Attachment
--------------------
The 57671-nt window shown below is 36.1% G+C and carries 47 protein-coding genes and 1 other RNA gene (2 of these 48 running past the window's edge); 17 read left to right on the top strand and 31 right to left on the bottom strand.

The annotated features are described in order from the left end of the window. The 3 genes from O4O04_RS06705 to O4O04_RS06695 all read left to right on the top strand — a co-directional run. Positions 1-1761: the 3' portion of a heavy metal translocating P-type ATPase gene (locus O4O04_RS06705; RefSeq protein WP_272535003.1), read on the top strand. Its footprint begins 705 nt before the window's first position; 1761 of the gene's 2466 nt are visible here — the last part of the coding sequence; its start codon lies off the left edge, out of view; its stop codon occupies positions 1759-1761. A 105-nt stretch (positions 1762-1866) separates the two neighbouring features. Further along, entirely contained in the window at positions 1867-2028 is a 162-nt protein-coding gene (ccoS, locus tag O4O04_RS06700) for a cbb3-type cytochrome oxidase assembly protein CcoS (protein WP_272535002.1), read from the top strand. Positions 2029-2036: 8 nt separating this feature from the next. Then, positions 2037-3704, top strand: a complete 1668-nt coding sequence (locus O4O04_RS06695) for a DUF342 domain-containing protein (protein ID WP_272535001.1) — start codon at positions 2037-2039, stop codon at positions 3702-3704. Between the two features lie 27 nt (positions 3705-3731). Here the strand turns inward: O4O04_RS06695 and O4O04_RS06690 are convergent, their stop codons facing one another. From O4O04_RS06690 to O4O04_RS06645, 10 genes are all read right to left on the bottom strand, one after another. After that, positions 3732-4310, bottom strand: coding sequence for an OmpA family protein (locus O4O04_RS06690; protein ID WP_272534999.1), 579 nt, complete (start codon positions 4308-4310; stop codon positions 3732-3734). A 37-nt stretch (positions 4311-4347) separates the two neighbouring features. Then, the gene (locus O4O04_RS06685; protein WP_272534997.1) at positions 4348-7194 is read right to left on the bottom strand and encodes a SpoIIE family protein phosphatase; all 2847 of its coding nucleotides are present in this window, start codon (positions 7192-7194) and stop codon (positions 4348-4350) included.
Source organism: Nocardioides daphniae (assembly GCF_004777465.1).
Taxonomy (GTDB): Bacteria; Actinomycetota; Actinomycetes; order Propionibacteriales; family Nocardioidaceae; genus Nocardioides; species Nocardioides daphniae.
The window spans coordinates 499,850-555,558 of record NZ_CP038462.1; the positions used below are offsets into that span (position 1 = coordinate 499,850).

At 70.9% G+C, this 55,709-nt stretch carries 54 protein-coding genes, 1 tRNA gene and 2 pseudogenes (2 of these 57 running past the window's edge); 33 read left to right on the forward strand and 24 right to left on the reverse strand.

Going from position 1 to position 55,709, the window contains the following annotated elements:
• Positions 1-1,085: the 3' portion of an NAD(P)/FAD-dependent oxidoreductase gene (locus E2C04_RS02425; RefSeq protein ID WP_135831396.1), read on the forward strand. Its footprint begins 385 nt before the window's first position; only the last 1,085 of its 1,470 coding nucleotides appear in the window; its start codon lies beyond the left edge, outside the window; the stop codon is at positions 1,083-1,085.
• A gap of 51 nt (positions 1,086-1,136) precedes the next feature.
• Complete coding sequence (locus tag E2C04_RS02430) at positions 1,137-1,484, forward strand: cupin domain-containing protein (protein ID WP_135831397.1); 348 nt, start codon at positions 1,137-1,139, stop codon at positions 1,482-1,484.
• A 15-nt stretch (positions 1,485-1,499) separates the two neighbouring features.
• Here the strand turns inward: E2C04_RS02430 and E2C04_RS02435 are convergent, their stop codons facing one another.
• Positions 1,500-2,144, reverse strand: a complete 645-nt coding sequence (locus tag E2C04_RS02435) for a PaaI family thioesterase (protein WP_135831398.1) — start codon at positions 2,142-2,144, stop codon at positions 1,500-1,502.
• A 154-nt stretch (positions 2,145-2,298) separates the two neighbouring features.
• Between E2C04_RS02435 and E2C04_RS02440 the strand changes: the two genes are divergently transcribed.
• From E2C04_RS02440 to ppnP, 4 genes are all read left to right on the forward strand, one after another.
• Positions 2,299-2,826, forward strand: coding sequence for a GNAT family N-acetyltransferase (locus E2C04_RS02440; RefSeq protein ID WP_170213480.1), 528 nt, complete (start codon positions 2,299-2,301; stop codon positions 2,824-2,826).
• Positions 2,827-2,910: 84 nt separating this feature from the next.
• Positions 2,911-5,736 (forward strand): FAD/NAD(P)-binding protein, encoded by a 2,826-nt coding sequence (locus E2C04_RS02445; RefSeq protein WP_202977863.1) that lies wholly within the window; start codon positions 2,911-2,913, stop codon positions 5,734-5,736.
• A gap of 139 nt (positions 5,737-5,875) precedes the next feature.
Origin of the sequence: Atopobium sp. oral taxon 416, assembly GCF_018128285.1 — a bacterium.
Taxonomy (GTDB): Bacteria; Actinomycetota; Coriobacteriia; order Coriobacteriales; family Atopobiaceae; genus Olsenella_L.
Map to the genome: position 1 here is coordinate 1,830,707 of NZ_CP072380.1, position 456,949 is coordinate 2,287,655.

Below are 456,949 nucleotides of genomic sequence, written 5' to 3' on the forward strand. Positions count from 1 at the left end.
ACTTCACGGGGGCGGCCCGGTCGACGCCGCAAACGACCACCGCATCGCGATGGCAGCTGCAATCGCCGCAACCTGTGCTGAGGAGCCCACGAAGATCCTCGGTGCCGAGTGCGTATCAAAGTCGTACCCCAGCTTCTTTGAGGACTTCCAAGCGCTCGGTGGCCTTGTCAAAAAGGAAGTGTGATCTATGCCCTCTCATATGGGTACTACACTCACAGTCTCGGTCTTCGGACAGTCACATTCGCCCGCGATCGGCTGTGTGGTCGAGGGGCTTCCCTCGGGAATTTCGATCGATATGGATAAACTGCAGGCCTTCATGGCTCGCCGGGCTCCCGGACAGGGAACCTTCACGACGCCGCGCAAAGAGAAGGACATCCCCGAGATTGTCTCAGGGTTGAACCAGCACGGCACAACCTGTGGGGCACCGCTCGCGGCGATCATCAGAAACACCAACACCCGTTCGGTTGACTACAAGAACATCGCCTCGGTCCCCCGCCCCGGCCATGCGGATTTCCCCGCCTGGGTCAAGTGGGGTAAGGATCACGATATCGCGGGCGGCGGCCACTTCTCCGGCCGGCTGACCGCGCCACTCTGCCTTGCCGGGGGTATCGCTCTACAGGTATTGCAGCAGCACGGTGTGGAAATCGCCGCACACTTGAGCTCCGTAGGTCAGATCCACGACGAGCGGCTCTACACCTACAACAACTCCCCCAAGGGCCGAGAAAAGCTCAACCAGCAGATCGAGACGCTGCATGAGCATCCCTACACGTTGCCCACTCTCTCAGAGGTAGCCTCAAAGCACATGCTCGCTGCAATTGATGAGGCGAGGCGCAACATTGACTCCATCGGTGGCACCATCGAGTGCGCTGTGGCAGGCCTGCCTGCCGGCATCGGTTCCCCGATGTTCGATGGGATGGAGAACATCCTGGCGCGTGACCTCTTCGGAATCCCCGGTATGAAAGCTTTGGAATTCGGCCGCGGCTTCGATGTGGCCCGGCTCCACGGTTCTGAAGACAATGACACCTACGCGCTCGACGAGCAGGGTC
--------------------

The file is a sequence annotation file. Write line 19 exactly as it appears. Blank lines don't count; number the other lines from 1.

• Positions 2,911-5,736 (forward strand): FAD/NAD(P)-binding protein, encoded by a 2,826-nt coding sequence (locus E2C04_RS02445; RefSeq protein WP_202977863.1) that lies wholly within the window; start codon positions 2,911-2,913, stop codon positions 5,734-5,736.